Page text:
Is My Conviction Eligible for Expungement?

Originally posted on 10/11/2019. At one point or another, we have all made mistakes. For some people, those mistakes involved breaking the law. Convictions have a large impact on someone’s life. Beyond the sentencing ranging from...

PROBATE 45: The court held that the probate court did not err by granting summary disposition for Plaintiff, or by denying Defendant’s request for an extension of the discovery period, adjournment of mediation, and issuance of subpoenas and by dismi

This case arises out of competing petitions for probate. On November 19, 2018, Defendant initiated this case by filing a petition for probate, attaching Decedent’s death certificate and purported last will and testament, dated March 9, 2007,...

DIVORCE 57: Holding that the trial court’s factual findings were not supported by the record evidence, and thus could not stand, the court reversed, vacated the portion of the Amended Default JOD ordering defendant to pay $3,325 to plaintiff, and re

Plaintiff first testified that she and defendant purchased the marital home in 1995. At the time the first default judgment of divorce was entered in September 2017, plaintiff had the home appraised. The value of the home was determined to be...

FAMILY LAW 68: The court held that the satisfaction of the statute relating to the termination of parental rights does not necessarily provide clear and convincing evidence in a parenting time dispute that a child will be harmed by reintroduction to

In a separate case, defendant’s parents filed a petition to terminate plaintiff’s parental rights and adopt RM on the ground that plaintiff had been absent from RM’s life for over three years. One month before the petition was...

FAMILY LAW 66: The court affirmed the trial court’s retroactive child support modification as to the second credit to which plaintiff-mother admitted at the referee hearing, and reversed and remanded as to the trial court’s equitable abatement of th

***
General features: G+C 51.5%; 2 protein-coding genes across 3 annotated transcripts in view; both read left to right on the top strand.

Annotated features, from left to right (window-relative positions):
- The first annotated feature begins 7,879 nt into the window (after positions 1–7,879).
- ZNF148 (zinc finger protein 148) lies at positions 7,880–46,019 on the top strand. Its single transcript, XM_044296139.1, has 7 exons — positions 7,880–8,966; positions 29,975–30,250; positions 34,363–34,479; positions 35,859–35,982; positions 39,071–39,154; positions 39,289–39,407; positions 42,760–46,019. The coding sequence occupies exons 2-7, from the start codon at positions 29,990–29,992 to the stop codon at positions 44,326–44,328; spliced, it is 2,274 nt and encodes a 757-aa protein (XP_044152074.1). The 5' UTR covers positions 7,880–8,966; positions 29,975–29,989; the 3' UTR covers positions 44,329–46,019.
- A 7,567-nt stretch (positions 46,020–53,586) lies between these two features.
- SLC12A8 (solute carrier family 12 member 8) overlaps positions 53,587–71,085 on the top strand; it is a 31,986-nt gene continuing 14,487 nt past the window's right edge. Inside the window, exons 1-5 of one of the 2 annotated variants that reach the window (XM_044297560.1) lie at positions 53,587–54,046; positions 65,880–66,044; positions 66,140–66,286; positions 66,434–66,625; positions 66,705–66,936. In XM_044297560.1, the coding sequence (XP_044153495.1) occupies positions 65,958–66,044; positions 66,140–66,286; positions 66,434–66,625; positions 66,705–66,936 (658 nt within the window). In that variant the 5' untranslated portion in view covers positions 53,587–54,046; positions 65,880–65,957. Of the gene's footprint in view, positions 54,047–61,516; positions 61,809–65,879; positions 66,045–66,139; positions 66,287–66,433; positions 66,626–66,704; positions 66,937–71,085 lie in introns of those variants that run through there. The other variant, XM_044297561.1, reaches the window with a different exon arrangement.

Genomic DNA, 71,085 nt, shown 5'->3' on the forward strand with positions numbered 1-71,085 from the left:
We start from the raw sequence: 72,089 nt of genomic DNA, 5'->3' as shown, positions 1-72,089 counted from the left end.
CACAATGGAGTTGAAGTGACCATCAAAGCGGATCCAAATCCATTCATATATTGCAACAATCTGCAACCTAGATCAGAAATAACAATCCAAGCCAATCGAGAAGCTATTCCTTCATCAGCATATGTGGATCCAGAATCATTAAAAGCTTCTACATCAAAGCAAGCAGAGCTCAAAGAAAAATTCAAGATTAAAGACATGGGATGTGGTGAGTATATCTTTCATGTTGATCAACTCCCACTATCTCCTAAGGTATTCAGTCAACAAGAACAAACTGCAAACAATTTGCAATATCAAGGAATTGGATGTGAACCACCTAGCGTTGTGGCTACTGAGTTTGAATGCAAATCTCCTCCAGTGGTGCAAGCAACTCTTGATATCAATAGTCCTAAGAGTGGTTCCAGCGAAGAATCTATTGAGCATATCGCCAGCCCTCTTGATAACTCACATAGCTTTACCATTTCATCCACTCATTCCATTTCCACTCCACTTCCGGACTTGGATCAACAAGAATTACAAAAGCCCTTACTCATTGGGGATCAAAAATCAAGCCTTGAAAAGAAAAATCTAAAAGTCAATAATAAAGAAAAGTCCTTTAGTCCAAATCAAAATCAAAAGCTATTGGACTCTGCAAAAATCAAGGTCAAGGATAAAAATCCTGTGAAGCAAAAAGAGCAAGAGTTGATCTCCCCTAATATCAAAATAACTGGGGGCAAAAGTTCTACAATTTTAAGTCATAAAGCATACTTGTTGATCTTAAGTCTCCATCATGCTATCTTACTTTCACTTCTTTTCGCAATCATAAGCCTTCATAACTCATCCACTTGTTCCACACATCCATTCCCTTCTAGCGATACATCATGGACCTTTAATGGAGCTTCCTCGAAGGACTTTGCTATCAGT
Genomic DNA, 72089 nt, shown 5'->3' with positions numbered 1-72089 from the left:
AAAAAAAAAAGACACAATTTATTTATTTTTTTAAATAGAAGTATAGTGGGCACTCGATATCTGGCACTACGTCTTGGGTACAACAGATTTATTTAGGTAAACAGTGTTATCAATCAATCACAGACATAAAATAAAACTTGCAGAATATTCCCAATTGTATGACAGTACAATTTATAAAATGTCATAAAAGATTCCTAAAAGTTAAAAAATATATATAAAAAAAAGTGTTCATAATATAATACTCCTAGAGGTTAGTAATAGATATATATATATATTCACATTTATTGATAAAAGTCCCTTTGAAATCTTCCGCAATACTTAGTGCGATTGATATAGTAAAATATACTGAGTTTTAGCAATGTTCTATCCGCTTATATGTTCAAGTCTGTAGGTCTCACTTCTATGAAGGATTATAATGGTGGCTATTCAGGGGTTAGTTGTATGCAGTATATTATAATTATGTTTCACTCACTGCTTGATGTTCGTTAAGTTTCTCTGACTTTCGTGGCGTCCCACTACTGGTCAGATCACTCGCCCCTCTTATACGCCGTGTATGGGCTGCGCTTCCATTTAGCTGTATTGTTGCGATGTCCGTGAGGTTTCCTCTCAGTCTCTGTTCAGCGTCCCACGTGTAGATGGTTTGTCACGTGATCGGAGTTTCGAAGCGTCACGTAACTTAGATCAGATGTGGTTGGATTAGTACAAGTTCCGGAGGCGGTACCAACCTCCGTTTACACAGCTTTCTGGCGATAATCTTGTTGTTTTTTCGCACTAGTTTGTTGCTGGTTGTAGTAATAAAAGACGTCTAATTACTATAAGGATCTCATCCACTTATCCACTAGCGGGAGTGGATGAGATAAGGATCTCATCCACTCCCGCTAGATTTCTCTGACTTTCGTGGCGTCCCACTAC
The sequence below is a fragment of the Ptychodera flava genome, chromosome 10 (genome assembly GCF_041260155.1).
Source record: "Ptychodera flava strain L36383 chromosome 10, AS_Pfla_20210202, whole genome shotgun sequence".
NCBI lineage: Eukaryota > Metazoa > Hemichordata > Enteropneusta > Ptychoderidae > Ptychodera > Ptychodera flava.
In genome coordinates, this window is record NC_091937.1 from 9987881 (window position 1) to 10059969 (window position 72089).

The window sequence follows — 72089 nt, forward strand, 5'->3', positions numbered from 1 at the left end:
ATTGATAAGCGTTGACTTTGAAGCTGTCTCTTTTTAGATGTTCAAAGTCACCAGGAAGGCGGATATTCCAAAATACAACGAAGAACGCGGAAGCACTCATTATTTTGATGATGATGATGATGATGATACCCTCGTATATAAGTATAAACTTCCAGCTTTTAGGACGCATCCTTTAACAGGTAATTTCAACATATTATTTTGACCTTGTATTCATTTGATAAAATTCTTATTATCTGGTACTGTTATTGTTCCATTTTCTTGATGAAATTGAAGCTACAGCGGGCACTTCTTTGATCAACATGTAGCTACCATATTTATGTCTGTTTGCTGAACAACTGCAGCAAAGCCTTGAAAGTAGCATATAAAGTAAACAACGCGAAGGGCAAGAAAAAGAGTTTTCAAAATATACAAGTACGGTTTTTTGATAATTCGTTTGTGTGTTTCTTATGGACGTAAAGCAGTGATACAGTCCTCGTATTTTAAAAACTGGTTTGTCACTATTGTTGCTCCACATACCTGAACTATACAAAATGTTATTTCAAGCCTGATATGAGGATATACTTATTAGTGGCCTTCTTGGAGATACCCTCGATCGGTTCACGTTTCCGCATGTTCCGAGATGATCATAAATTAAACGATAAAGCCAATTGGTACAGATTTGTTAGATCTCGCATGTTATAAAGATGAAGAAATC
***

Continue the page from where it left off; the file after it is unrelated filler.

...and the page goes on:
The parties have two children in common, and both children are now adults. The parties were never married, but plaintiff was granted custody and defendant was ordered to pay child support. After the youngest child turned eighteen, defendant sought a...

FAMILY LAW 65: The court held that because the ECE was not altered by the change of school districts, the referee properly applied the preponderance of the evidence standard when reviewing the best interest and parenting time factors.

BASIC FACTS The parties divorced in 2018. Their judgment of divorce provided that plaintiff would have primary physical custody and that the parties would have joint legal custody of the two minor children. The judgment of divorce stated that the...

FAMILY LAW 64: The court reversed the trial court’s order granting joint physical and legal custody of the parties’ children to defendant-father, concluding that the trial court improperly conflated his motion to change custody with plaintiff-mother

The parties divorced in 2013. The judgment of divorce granted mother sole physical and legal custody and ordered that the child’s domicile would remain in Michigan. In 2015, the trial court granted mother’s motion to change domicile,...

Don't let a bad decision, unfair contract, or a messy divorce get in the way of a promising future!
Contact the experienced team at Aldrich Legal Services today to schedule your free initial
consultation
and secure reliable and trustworthy representation today!
Get the Help You Need From a Team You Can Truly Count On: (734) 404-3000
734-237-6482
734-366-4405